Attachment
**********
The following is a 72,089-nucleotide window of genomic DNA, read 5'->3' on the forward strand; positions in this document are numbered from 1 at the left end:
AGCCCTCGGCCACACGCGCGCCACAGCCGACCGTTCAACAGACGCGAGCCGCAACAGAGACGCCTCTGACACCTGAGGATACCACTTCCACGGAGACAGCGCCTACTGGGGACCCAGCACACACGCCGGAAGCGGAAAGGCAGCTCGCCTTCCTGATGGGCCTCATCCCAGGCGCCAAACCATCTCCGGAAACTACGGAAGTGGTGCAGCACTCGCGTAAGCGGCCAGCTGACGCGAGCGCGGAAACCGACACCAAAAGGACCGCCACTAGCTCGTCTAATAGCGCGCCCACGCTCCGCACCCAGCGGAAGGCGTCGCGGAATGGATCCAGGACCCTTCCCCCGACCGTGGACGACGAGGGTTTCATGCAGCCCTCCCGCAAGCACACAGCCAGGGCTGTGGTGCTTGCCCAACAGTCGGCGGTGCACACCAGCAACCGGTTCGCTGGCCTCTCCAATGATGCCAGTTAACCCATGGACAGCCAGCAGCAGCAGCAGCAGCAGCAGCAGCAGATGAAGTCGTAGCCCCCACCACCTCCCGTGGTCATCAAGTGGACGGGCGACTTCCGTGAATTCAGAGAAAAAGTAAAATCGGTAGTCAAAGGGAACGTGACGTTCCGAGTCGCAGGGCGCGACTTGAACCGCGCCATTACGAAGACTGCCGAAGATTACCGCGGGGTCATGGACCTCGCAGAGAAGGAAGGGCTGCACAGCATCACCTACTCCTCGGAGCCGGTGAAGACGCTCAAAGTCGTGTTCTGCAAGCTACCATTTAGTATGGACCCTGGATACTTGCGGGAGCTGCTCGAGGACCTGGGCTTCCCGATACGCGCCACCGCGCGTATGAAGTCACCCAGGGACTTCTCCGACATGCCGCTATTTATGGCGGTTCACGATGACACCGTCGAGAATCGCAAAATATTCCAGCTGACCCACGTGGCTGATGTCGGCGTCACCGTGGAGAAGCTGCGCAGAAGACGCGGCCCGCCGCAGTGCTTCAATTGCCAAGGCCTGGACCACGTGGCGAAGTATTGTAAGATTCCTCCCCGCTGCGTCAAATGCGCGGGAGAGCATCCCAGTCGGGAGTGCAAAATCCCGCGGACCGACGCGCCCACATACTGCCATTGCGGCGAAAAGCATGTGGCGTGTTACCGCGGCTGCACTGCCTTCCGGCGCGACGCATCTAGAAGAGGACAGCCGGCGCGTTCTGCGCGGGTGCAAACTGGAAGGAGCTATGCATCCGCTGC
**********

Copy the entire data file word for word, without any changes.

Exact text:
The following is a 72,089-nucleotide window of genomic DNA, read 5'->3' on the forward strand; positions in this document are numbered from 1 at the left end:
AGCCCTCGGCCACACGCGCGCCACAGCCGACCGTTCAACAGACGCGAGCCGCAACAGAGACGCCTCTGACACCTGAGGATACCACTTCCACGGAGACAGCGCCTACTGGGGACCCAGCACACACGCCGGAAGCGGAAAGGCAGCTCGCCTTCCTGATGGGCCTCATCCCAGGCGCCAAACCATCTCCGGAAACTACGGAAGTGGTGCAGCACTCGCGTAAGCGGCCAGCTGACGCGAGCGCGGAAACCGACACCAAAAGGACCGCCACTAGCTCGTCTAATAGCGCGCCCACGCTCCGCACCCAGCGGAAGGCGTCGCGGAATGGATCCAGGACCCTTCCCCCGACCGTGGACGACGAGGGTTTCATGCAGCCCTCCCGCAAGCACACAGCCAGGGCTGTGGTGCTTGCCCAACAGTCGGCGGTGCACACCAGCAACCGGTTCGCTGGCCTCTCCAATGATGCCAGTTAACCCATGGACAGCCAGCAGCAGCAGCAGCAGCAGCAGCAGCAGATGAAGTCGTAGCCCCCACCACCTCCCGTGGTCATCAAGTGGACGGGCGACTTCCGTGAATTCAGAGAAAAAGTAAAATCGGTAGTCAAAGGGAACGTGACGTTCCGAGTCGCAGGGCGCGACTTGAACCGCGCCATTACGAAGACTGCCGAAGATTACCGCGGGGTCATGGACCTCGCAGAGAAGGAAGGGCTGCACAGCATCACCTACTCCTCGGAGCCGGTGAAGACGCTCAAAGTCGTGTTCTGCAAGCTACCATTTAGTATGGACCCTGGATACTTGCGGGAGCTGCTCGAGGACCTGGGCTTCCCGATACGCGCCACCGCGCGTATGAAGTCACCCAGGGACTTCTCCGACATGCCGCTATTTATGGCGGTTCACGATGACACCGTCGAGAATCGCAAAATATTCCAGCTGACCCACGTGGCTGATGTCGGCGTCACCGTGGAGAAGCTGCGCAGAAGACGCGGCCCGCCGCAGTGCTTCAATTGCCAAGGCCTGGACCACGTGGCGAAGTATTGTAAGATTCCTCCCCGCTGCGTCAAATGCGCGGGAGAGCATCCCAGTCGGGAGTGCAAAATCCCGCGGACCGACGCGCCCACATACTGCCATTGCGGCGAAAAGCATGTGGCGTGTTACCGCGGCTGCACTGCCTTCCGGCGCGACGCATCTAGAAGAGGACAGCCGGCGCGTTCTGCGCGGGTGCAAACTGGAAGGAGCTATGCATCCGCTGC